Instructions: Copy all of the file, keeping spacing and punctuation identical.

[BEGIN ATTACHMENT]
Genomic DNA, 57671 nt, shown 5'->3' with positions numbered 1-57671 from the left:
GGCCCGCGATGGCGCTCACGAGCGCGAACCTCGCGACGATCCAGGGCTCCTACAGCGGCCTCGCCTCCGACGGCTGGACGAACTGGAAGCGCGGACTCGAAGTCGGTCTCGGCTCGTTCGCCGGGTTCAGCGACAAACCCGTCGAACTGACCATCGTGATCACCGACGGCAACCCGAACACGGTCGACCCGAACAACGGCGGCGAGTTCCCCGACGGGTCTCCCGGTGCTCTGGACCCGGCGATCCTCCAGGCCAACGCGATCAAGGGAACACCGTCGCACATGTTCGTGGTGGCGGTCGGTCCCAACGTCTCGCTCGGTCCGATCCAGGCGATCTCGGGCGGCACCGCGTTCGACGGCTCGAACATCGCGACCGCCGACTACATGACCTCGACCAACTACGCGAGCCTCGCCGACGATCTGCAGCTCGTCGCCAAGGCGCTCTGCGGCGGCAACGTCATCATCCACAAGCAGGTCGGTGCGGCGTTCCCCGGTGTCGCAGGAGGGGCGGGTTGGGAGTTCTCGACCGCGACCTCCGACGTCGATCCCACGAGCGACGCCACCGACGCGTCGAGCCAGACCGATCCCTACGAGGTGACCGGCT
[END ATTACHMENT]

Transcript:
Genomic DNA, 57671 nt, shown 5'->3' with positions numbered 1-57671 from the left:
GGCCCGCGATGGCGCTCACGAGCGCGAACCTCGCGACGATCCAGGGCTCCTACAGCGGCCTCGCCTCCGACGGCTGGACGAACTGGAAGCGCGGACTCGAAGTCGGTCTCGGCTCGTTCGCCGGGTTCAGCGACAAACCCGTCGAACTGACCATCGTGATCACCGACGGCAACCCGAACACGGTCGACCCGAACAACGGCGGCGAGTTCCCCGACGGGTCTCCCGGTGCTCTGGACCCGGCGATCCTCCAGGCCAACGCGATCAAGGGAACACCGTCGCACATGTTCGTGGTGGCGGTCGGTCCCAACGTCTCGCTCGGTCCGATCCAGGCGATCTCGGGCGGCACCGCGTTCGACGGCTCGAACATCGCGACCGCCGACTACATGACCTCGACCAACTACGCGAGCCTCGCCGACGATCTGCAGCTCGTCGCCAAGGCGCTCTGCGGCGGCAACGTCATCATCCACAAGCAGGTCGGTGCGGCGTTCCCCGGTGTCGCAGGAGGGGCGGGTTGGGAGTTCTCGACCGCGACCTCCGACGTCGATCCCACGAGCGACGCCACCGACGCGTCGAGCCAGACCGATCCCTACGAGGTGACCGGCT